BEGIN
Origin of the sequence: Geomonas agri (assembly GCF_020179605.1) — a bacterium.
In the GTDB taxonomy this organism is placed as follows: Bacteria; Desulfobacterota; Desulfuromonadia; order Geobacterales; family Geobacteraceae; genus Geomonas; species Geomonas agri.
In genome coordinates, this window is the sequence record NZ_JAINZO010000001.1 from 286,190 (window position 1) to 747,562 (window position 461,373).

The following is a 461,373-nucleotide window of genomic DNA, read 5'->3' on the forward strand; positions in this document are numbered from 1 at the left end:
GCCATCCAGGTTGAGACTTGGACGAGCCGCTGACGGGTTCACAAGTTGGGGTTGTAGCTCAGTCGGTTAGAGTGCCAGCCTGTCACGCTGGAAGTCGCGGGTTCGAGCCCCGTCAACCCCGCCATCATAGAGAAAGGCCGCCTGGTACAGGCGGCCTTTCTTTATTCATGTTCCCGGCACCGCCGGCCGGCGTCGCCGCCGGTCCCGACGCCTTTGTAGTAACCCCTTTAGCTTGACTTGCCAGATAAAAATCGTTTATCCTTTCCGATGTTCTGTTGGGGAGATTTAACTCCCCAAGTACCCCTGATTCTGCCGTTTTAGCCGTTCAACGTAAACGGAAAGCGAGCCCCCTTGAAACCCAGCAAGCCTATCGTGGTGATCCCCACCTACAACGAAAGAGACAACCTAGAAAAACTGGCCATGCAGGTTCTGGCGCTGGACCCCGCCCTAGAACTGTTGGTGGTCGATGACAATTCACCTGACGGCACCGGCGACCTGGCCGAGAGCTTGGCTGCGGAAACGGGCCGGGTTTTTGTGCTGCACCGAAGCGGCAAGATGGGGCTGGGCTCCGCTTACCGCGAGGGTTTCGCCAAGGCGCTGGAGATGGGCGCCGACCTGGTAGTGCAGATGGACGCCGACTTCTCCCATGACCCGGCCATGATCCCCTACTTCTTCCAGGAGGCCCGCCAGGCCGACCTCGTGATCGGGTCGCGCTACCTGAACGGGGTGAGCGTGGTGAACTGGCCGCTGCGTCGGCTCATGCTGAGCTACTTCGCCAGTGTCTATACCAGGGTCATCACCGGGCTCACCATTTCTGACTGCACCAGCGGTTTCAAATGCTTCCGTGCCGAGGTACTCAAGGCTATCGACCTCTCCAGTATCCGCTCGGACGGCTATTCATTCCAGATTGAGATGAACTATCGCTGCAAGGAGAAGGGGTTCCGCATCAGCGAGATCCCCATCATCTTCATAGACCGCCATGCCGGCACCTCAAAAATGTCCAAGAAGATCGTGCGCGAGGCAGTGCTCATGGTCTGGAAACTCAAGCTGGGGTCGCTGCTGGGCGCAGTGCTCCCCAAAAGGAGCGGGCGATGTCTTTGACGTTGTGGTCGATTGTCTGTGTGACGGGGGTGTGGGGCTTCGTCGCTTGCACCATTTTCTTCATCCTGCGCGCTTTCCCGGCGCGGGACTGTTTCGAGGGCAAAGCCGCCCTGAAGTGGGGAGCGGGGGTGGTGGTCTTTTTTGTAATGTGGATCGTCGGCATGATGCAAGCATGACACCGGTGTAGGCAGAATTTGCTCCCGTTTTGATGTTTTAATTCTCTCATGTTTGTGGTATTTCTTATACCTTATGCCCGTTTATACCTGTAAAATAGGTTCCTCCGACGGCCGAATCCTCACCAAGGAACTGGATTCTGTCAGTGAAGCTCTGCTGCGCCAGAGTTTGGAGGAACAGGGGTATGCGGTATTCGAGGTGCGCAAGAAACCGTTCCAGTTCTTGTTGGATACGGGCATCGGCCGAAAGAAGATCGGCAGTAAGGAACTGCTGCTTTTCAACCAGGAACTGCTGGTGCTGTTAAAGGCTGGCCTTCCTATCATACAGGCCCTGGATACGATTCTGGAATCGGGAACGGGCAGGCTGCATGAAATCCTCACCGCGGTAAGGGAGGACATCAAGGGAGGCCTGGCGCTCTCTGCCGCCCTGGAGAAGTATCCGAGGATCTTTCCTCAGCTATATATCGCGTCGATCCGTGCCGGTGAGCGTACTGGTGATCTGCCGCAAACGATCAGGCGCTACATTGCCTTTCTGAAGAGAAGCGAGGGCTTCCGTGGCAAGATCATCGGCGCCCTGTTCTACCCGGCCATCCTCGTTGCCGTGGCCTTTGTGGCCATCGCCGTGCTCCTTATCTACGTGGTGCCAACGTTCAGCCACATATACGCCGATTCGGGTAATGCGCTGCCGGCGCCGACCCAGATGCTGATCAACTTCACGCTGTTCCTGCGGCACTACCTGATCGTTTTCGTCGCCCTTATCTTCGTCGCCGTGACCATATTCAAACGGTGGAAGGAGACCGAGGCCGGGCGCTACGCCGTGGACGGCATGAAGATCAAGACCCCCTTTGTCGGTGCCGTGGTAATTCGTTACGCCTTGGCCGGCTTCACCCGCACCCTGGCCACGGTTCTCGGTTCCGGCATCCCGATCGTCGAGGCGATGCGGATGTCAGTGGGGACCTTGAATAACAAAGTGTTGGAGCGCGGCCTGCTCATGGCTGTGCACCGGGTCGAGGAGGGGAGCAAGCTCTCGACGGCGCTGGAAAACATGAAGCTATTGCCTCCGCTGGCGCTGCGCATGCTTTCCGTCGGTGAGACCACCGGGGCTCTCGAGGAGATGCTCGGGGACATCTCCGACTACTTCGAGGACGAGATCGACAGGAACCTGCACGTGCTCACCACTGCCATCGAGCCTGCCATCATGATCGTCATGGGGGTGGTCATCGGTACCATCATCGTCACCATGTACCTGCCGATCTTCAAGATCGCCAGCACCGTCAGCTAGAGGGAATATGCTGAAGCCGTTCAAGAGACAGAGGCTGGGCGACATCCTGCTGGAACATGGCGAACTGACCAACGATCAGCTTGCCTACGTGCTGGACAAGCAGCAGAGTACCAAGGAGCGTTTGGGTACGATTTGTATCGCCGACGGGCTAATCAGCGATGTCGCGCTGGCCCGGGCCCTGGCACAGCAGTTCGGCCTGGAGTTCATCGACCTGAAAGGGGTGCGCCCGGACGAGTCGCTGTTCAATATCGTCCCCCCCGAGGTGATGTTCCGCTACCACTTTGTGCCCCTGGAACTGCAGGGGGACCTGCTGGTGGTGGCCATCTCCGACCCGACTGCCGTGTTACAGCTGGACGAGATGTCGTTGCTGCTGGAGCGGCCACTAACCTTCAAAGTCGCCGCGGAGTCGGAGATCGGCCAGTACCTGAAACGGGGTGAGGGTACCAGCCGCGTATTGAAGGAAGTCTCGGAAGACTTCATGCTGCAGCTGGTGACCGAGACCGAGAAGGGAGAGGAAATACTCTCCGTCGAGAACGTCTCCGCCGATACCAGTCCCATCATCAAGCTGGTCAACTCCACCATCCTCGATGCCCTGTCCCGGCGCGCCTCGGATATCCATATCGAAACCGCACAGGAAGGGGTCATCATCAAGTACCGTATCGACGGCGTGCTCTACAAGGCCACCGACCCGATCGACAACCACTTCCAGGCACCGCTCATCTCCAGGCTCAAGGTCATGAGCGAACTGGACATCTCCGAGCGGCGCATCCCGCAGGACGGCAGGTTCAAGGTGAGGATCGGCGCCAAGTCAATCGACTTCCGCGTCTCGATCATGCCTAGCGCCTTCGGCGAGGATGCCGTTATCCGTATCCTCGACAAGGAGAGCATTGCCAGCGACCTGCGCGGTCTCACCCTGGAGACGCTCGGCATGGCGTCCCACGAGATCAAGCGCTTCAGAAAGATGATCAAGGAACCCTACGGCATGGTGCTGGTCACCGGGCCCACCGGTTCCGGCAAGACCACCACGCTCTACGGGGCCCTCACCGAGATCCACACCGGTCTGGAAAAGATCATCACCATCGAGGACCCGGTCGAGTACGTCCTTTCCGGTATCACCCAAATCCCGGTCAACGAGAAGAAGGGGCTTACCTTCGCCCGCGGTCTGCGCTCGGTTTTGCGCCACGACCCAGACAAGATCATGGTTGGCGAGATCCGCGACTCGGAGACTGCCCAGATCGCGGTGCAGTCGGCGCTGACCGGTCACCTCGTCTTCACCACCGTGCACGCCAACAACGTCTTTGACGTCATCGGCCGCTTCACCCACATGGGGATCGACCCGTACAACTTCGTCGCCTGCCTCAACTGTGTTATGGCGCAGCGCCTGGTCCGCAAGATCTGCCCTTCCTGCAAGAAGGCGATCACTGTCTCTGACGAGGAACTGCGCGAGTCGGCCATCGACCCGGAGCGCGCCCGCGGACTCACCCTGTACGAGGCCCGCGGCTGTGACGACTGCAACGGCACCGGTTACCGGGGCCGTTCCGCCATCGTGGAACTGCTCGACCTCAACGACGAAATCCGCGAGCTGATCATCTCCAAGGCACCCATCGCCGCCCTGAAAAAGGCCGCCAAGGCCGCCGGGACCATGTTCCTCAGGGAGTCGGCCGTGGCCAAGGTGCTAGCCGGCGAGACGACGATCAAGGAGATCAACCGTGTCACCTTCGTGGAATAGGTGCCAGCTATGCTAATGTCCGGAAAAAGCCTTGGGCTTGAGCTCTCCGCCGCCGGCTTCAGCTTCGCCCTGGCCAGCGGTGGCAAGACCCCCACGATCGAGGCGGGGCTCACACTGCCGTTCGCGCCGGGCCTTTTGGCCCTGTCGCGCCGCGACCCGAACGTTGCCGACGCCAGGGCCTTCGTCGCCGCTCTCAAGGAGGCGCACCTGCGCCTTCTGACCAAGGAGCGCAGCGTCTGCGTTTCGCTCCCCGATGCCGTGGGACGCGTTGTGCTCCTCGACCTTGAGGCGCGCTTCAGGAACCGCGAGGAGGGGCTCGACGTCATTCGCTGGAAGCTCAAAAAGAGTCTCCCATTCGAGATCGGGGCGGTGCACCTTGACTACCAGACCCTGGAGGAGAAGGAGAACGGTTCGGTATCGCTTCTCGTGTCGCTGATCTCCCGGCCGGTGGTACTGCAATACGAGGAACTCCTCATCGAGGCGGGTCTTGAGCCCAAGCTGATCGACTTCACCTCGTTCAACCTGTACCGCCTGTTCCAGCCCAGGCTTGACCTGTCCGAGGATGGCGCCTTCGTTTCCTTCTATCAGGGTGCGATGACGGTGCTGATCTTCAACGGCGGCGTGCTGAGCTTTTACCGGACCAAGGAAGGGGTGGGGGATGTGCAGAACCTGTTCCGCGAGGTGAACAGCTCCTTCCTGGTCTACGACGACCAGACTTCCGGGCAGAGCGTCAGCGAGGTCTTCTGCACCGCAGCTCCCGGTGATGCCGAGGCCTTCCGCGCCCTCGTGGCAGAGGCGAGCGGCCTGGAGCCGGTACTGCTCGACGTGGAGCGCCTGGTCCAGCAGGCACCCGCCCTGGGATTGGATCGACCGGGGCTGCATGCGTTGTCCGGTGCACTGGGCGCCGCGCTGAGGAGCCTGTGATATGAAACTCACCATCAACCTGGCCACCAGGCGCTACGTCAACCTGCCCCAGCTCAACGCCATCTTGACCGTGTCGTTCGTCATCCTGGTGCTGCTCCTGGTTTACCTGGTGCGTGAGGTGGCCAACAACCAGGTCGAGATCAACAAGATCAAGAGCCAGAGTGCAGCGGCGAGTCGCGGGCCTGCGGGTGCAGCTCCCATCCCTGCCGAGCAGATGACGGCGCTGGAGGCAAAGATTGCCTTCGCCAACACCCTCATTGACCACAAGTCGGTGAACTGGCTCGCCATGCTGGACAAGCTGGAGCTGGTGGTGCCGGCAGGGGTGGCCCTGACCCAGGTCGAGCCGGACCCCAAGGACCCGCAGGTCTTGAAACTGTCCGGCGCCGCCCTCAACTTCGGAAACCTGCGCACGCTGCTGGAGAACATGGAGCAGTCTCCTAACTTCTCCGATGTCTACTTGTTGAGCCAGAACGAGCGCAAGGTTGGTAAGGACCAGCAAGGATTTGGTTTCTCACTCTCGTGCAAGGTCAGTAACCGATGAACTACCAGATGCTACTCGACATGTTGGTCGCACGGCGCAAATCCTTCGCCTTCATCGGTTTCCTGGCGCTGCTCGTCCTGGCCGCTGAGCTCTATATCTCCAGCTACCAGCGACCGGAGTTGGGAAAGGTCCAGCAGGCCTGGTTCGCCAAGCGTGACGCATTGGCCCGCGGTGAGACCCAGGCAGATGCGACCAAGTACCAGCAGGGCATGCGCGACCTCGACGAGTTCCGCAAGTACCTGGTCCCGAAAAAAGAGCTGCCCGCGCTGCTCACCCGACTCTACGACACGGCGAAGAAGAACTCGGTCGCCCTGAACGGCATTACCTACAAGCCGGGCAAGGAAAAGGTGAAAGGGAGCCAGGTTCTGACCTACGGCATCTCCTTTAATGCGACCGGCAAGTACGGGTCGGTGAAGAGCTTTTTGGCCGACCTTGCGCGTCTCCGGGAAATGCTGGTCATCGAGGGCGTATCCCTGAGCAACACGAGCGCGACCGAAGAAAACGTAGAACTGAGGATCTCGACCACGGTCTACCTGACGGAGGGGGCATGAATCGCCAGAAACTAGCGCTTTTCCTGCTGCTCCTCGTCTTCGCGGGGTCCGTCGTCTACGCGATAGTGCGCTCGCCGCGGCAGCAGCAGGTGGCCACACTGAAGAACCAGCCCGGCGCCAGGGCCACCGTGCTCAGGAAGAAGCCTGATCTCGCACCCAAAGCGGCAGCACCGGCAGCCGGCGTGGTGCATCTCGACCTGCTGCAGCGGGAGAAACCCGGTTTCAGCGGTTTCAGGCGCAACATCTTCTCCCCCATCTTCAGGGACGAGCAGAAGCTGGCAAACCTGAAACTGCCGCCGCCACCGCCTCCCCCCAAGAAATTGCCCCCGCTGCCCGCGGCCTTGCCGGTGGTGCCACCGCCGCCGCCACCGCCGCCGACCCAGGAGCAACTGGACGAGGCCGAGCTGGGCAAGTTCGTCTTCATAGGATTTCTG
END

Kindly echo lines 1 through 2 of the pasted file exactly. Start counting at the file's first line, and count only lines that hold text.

Origin of the sequence: Geomonas agri (assembly GCF_020179605.1) — a bacterium.
In the GTDB taxonomy this organism is placed as follows: Bacteria; Desulfobacterota; Desulfuromonadia; order Geobacterales; family Geobacteraceae; genus Geomonas; species Geomonas agri.